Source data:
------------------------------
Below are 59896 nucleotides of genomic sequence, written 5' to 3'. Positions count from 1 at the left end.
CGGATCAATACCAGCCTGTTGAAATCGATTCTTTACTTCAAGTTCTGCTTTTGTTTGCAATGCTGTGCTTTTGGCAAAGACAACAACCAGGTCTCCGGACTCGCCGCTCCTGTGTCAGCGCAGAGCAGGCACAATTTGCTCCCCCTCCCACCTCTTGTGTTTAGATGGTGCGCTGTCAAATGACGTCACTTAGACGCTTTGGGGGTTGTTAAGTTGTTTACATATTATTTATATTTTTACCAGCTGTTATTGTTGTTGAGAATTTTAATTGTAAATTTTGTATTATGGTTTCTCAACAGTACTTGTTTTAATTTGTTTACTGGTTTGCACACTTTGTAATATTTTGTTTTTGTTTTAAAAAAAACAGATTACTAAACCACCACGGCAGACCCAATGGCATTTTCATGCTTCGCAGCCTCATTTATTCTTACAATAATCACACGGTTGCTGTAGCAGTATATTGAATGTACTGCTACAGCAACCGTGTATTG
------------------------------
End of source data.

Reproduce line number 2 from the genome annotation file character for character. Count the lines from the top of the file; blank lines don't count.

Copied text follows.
CGGATCAATACCAGCCTGTTGAAATCGATTCTTTACTTCAAGTTCTGCTTTTGTTTGCAATGCTGTGCTTTTGGCAAAGACAACAACCAGGTCTCCGGACTCGCCGCTCCTGTGTCAGCGCAGAGCAGGCACAATTTGCTCCCCCTCCCACCTCTTGTGTTTAGATGGTGCGCTGTCAAATGACGTCACTTAGACGCTTTGGGGGTTGTTAAGTTGTTTACATATTATTTATATTTTTACCAGCTGTTATTGTTGTTGAGAATTTTAATTGTAAATTTTGTATTATGGTTTCTCAACAGTACTTGTTTTAATTTGTTTACTGGTTTGCACACTTTGTAATATTTTGTTTTTGTTTTAAAAAAAACAGATTACTAAACCACCACGGCAGACCCAATGGCATTTTCATGCTTCGCAGCCTCATTTATTCTTACAATAATCACACGGTTGCTGTAGCAGTATATTGAATGTACTGCTACAGCAACCGTGTATTG